• If you find that your asthma symptoms are getting worse, or that you need to use the reliever inhaler more regularly than usual, please contact your doctor or nurse for advice straightaway.
  • Do not smoke. Smoking causes severe irritation and damage to the lungs. It will make your condition worse and will reduce the beneficial effects of your medication.
  • If you buy any medicines, check with a pharmacist that they are suitable for you to take. Some anti-inflammatory painkillers and aspirin can make asthma symptoms worse in some people.

Along with their useful effects, most medicines can cause unwanted side-effects although not everyone experiences them. The table below contains the most common ones associated with zafirlukast. You will find a full list in the manufacturer's information leaflet supplied with your medicine. The unwanted effects often improve as your body adjusts to the new medicine, but speak with your doctor or pharmacist if any of the following continue or become troublesome.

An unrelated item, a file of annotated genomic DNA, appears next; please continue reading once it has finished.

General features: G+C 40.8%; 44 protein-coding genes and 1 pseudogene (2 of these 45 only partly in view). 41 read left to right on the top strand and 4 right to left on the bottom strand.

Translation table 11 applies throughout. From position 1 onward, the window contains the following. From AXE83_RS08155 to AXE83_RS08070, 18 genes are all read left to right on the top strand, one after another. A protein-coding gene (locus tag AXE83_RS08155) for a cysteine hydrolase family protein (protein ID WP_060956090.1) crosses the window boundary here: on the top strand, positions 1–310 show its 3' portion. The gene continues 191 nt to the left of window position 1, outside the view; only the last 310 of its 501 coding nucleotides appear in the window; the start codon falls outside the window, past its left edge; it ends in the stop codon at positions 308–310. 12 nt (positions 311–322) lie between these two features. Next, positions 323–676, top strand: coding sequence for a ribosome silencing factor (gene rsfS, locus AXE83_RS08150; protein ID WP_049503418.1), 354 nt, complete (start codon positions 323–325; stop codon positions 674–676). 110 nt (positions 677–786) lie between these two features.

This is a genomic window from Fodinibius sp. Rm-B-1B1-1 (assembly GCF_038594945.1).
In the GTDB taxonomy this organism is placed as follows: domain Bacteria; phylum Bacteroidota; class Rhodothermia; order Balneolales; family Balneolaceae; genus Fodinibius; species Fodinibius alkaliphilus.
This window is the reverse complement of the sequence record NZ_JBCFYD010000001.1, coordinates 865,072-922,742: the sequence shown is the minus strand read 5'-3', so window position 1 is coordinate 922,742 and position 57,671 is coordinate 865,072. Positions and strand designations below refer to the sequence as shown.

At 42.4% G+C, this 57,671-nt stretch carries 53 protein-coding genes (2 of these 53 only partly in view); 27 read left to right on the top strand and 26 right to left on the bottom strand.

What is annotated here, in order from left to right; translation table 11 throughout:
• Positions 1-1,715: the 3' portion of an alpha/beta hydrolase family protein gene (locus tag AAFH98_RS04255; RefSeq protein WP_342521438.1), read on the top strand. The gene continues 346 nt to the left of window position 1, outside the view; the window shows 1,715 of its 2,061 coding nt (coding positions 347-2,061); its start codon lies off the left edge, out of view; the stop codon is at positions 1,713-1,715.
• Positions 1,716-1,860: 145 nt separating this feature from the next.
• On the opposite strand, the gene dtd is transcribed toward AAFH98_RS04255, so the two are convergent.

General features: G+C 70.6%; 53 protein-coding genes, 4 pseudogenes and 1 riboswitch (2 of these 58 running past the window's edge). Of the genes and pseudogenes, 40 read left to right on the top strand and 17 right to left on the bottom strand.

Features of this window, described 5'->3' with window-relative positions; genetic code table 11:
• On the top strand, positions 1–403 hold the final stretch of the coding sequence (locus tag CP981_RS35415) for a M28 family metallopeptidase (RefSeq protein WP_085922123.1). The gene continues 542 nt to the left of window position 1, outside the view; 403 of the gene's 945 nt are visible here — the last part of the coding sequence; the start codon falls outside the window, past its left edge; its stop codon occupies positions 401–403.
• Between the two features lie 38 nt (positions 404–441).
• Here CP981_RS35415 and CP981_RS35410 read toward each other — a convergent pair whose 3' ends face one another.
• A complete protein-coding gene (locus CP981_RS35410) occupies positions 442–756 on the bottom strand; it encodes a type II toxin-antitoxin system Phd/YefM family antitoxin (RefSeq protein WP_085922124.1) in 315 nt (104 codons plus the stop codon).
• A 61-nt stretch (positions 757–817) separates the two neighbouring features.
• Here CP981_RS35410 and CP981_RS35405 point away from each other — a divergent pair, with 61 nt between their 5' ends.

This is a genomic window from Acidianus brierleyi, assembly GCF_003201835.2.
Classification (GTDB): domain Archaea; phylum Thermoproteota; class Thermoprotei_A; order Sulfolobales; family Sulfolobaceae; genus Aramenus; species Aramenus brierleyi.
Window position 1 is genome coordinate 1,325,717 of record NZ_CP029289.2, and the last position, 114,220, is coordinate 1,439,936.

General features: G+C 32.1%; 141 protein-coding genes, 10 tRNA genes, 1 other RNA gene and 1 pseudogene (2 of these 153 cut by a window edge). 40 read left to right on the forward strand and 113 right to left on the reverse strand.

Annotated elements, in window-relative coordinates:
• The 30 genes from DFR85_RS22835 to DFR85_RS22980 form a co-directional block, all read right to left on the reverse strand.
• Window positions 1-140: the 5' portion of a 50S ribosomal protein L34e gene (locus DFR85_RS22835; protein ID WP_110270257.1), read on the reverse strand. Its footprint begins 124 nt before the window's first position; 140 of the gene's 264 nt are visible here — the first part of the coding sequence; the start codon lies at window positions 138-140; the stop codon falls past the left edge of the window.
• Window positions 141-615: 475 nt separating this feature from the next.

Very common zafirlukast side-effects (these affect more than 1 in 10 people)What can I do if I experience this?
High temperature (fever), sore throat and chest infectionsIf troublesome, speak with your doctor
Common zafirlukast side-effects (these affect less than 1 in 10 people)What can I do if I experience this?
Feeling or being sick, tummy (abdominal) painStick to simple meals and drink plenty of water. Speak with your doctor if this continues
Headache, muscle aches and painsAsk your pharmacist to recommend a suitable painkiller if troublesome

Important: if you get any of the following symptoms, you should let your doctor know straightaway so that you can have a check-up:

  • Constantly feeling or being sick, stomach pain, yellowing of your skin or the whites of your eyes (jaundice) and feeling generally unwell. These can be signs of a problem with your liver.